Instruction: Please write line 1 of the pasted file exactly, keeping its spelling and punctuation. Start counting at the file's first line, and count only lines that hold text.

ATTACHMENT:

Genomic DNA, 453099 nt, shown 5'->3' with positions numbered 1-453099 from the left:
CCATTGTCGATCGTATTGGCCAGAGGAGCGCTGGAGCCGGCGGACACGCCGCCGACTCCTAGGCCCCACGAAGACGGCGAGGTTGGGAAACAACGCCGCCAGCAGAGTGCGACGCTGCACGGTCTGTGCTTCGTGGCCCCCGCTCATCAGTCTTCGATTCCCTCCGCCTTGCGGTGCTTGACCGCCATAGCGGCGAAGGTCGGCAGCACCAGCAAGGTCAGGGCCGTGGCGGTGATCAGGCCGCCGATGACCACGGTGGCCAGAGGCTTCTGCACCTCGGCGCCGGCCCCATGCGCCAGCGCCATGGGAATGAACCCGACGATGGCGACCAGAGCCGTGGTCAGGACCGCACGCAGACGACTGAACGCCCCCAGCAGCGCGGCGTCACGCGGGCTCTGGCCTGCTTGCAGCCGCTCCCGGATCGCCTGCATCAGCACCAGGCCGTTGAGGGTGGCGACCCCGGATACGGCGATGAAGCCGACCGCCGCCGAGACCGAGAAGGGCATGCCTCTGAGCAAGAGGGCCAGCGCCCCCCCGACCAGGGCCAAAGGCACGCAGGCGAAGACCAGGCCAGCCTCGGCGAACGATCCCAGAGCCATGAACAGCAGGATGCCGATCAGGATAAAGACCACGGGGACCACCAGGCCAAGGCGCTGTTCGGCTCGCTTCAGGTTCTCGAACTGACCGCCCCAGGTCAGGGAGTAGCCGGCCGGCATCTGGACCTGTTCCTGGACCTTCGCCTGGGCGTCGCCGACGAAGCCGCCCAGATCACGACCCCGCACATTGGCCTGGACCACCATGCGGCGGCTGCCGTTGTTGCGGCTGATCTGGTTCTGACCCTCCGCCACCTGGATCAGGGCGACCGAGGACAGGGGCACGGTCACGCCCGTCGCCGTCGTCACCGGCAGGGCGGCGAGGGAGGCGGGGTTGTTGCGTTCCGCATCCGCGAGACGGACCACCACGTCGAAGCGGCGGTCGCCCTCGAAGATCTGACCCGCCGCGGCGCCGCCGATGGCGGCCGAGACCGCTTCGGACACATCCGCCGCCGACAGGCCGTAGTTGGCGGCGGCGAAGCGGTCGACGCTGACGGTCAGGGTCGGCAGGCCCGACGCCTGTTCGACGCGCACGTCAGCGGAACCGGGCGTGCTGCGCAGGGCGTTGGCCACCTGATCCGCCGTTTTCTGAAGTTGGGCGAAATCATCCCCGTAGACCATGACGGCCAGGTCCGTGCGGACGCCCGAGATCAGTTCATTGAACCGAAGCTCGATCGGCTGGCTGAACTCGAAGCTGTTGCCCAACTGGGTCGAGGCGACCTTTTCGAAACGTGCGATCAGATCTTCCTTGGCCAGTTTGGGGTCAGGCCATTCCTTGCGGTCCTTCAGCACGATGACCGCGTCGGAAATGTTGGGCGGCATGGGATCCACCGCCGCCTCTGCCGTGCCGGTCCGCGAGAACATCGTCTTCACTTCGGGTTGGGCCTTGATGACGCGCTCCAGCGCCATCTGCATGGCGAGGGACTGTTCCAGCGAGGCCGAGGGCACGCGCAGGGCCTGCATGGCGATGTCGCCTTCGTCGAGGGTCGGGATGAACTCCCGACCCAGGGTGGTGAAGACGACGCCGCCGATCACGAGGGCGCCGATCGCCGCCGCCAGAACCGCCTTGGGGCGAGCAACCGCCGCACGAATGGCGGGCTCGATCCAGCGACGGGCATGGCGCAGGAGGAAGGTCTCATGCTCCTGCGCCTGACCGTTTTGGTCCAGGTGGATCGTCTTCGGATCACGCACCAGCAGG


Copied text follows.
Genomic DNA, 453099 nt, shown 5'->3' with positions numbered 1-453099 from the left: